The talented Mr Ripley
“The Talented Mr. Ripley” is a Hitchcockian and bloodbreaking study of the psychopath and his victims. In the middle of this masterpiece, which appears in the beautiful decadent sketches of Italy, a titanic encounter between Ripley, the aforementioned psychopathic protagonist and young Greenleaf, a complete daffodil.
Ripley is a characteristic poor young adult whose dominant desire is to belong to a higher – or least richer – social class. While waiting for the subjects of his not so hidden desires, he receives an offer he can not refuse: to travel to Italy to get the spoiled and hedonistic boy of a shipboumagnaat, Greenleaf Senior. He begins with a study of Junior’s biography, personality, preferences and hobbies. In a cool, detailed process, he actually accepts Greenleaf’s identity. Confession of a luxury Cunard liner in his destination, Italy, “he confesses” to a believing textile heir that he is the young Greenleaf, who travels incognito.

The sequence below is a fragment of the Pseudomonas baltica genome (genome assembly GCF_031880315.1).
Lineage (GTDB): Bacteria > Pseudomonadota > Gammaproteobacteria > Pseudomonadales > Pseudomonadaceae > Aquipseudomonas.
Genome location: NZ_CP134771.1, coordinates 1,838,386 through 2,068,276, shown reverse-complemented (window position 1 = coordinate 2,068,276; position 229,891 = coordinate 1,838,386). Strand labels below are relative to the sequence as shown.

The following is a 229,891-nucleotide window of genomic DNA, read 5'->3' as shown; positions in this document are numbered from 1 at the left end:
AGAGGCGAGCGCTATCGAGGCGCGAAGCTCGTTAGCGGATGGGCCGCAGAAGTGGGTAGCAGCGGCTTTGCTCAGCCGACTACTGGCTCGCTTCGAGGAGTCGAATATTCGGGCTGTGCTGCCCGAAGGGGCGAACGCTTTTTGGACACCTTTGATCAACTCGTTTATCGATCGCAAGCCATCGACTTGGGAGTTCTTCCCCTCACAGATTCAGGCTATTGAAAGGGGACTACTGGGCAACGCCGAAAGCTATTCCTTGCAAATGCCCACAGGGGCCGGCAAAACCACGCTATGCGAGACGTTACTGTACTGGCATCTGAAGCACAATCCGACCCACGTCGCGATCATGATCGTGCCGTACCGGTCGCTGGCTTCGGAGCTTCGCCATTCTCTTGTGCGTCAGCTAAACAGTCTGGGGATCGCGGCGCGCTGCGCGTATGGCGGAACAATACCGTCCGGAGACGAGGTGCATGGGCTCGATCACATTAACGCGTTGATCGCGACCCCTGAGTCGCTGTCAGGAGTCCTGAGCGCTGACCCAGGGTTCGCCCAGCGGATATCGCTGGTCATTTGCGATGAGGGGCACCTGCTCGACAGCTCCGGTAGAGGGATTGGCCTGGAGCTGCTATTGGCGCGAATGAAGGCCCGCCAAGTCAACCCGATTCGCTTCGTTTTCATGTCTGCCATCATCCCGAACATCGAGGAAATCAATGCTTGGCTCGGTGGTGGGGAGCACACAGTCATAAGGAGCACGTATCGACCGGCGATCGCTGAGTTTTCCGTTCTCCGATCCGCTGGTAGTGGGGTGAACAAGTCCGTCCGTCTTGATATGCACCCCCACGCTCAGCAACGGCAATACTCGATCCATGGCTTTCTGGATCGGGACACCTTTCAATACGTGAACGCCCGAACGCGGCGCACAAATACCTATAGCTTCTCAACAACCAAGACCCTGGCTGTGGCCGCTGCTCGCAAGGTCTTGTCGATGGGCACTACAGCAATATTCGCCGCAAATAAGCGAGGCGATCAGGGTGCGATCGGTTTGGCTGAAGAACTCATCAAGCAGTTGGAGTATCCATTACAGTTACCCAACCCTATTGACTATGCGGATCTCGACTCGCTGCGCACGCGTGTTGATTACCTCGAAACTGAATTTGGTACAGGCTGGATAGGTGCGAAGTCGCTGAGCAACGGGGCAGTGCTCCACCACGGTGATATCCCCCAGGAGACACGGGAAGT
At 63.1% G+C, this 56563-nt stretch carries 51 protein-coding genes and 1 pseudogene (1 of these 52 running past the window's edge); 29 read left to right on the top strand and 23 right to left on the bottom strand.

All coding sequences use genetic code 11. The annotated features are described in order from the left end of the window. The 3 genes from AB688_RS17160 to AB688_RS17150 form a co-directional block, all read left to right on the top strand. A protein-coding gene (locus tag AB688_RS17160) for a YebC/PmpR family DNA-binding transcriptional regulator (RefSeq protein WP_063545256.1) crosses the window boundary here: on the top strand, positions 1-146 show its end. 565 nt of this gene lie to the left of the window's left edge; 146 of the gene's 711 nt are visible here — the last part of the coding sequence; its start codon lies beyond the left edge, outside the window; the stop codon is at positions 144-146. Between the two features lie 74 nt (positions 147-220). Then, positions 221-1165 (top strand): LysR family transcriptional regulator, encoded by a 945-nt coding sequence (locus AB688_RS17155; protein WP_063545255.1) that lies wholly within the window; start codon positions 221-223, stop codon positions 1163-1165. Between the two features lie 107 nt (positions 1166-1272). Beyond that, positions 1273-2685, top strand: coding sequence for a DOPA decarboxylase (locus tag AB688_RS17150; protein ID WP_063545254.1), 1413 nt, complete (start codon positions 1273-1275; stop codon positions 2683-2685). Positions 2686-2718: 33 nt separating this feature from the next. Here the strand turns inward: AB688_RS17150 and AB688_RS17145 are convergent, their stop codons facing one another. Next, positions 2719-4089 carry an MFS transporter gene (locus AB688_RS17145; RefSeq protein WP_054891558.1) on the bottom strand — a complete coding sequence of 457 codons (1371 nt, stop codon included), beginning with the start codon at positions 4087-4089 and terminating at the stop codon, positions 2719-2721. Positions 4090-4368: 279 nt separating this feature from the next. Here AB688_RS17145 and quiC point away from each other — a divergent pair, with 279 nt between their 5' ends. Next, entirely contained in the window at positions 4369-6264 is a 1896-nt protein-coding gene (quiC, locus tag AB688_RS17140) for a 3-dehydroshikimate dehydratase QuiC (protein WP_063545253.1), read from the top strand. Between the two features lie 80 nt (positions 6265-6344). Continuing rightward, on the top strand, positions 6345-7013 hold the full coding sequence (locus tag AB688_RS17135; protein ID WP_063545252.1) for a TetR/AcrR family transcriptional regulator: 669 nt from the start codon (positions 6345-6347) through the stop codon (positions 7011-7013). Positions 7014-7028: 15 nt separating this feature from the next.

In this way we are introduced subtly to the two dominant themes of the anti-social personality disorder (still called “psychopathy” and “sociopathy” by many professional authorities): an overwhelming dysfunction and an even more overwhelming drive to keep up with this fear. The psychopath is an unfortunate person. He is besieged by repetitive depression, hypochondria and an overwhelming sense of alienation and drift. He is bored with his own life and becomes a disturbing and explosive envy of the happy, the mighty, the smart, the whole, the general, the attractive, the happy – in short: his contradictions. He feels discriminated and has a poor hand in the big poker game called life. He is being obsessed to correct these alleged injustices and feel perfectly justified in adopting any means he deems necessary to achieve this goal.